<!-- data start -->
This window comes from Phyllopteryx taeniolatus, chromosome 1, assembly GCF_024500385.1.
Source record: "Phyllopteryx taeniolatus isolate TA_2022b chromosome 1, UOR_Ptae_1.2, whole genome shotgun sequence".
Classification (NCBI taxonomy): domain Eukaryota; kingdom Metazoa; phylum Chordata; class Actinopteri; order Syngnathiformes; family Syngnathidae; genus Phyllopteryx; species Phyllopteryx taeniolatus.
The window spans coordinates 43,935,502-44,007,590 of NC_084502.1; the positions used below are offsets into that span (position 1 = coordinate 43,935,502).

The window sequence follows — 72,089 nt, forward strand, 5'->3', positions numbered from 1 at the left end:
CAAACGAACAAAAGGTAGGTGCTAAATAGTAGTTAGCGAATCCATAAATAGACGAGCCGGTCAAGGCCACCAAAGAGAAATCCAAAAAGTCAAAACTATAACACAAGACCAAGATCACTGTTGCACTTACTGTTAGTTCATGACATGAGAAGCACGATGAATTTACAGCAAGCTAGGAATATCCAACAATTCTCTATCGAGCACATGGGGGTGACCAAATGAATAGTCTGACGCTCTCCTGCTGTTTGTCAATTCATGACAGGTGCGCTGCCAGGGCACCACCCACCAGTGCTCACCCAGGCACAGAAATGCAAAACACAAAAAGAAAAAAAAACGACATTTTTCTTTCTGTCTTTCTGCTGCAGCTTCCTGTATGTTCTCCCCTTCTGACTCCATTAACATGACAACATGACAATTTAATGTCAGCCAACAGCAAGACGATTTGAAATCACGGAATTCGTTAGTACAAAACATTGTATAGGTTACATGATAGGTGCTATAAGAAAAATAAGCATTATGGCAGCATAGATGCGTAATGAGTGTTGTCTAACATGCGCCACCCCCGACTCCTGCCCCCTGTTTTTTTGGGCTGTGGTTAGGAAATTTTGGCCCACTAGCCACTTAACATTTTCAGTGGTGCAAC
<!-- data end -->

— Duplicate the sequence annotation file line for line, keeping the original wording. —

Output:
This window comes from Phyllopteryx taeniolatus, chromosome 1, assembly GCF_024500385.1.
Source record: "Phyllopteryx taeniolatus isolate TA_2022b chromosome 1, UOR_Ptae_1.2, whole genome shotgun sequence".
Classification (NCBI taxonomy): domain Eukaryota; kingdom Metazoa; phylum Chordata; class Actinopteri; order Syngnathiformes; family Syngnathidae; genus Phyllopteryx; species Phyllopteryx taeniolatus.
The window spans coordinates 43,935,502-44,007,590 of NC_084502.1; the positions used below are offsets into that span (position 1 = coordinate 43,935,502).

The window sequence follows — 72,089 nt, forward strand, 5'->3', positions numbered from 1 at the left end:
CAAACGAACAAAAGGTAGGTGCTAAATAGTAGTTAGCGAATCCATAAATAGACGAGCCGGTCAAGGCCACCAAAGAGAAATCCAAAAAGTCAAAACTATAACACAAGACCAAGATCACTGTTGCACTTACTGTTAGTTCATGACATGAGAAGCACGATGAATTTACAGCAAGCTAGGAATATCCAACAATTCTCTATCGAGCACATGGGGGTGACCAAATGAATAGTCTGACGCTCTCCTGCTGTTTGTCAATTCATGACAGGTGCGCTGCCAGGGCACCACCCACCAGTGCTCACCCAGGCACAGAAATGCAAAACACAAAAAGAAAAAAAAACGACATTTTTCTTTCTGTCTTTCTGCTGCAGCTTCCTGTATGTTCTCCCCTTCTGACTCCATTAACATGACAACATGACAATTTAATGTCAGCCAACAGCAAGACGATTTGAAATCACGGAATTCGTTAGTACAAAACATTGTATAGGTTACATGATAGGTGCTATAAGAAAAATAAGCATTATGGCAGCATAGATGCGTAATGAGTGTTGTCTAACATGCGCCACCCCCGACTCCTGCCCCCTGTTTTTTTGGGCTGTGGTTAGGAAATTTTGGCCCACTAGCCACTTAACATTTTCAGTGGTGCAAC